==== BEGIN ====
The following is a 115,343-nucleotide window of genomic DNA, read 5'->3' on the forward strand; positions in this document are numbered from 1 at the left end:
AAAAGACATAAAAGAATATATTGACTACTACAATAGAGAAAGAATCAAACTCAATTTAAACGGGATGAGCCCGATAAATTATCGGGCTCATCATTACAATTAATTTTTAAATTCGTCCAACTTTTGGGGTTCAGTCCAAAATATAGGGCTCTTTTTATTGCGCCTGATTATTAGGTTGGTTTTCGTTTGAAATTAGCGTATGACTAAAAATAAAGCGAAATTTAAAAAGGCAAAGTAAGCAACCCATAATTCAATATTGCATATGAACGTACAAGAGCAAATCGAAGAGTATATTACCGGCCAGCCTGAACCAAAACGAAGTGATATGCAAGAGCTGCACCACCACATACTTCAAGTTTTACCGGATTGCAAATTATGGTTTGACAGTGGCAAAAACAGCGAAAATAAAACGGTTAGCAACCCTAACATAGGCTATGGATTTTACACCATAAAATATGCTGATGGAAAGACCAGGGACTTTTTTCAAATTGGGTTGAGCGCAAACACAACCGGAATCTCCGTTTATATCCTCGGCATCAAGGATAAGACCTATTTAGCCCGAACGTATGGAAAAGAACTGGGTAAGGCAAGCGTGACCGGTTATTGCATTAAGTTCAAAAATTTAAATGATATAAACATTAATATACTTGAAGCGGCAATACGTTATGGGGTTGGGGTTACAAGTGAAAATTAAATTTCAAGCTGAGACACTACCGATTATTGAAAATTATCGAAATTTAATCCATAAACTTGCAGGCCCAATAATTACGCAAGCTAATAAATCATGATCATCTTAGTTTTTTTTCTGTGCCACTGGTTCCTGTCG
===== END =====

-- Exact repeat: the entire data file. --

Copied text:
The following is a 115,343-nucleotide window of genomic DNA, read 5'->3' on the forward strand; positions in this document are numbered from 1 at the left end:
AAAAGACATAAAAGAATATATTGACTACTACAATAGAGAAAGAATCAAACTCAATTTAAACGGGATGAGCCCGATAAATTATCGGGCTCATCATTACAATTAATTTTTAAATTCGTCCAACTTTTGGGGTTCAGTCCAAAATATAGGGCTCTTTTTATTGCGCCTGATTATTAGGTTGGTTTTCGTTTGAAATTAGCGTATGACTAAAAATAAAGCGAAATTTAAAAAGGCAAAGTAAGCAACCCATAATTCAATATTGCATATGAACGTACAAGAGCAAATCGAAGAGTATATTACCGGCCAGCCTGAACCAAAACGAAGTGATATGCAAGAGCTGCACCACCACATACTTCAAGTTTTACCGGATTGCAAATTATGGTTTGACAGTGGCAAAAACAGCGAAAATAAAACGGTTAGCAACCCTAACATAGGCTATGGATTTTACACCATAAAATATGCTGATGGAAAGACCAGGGACTTTTTTCAAATTGGGTTGAGCGCAAACACAACCGGAATCTCCGTTTATATCCTCGGCATCAAGGATAAGACCTATTTAGCCCGAACGTATGGAAAAGAACTGGGTAAGGCAAGCGTGACCGGTTATTGCATTAAGTTCAAAAATTTAAATGATATAAACATTAATATACTTGAAGCGGCAATACGTTATGGGGTTGGGGTTACAAGTGAAAATTAAATTTCAAGCTGAGACACTACCGATTATTGAAAATTATCGAAATTTAATCCATAAACTTGCAGGCCCAATAATTACGCAAGCTAATAAATCATGATCATCTTAGTTTTTTTTCTGTGCCACTGGTTCCTGTCG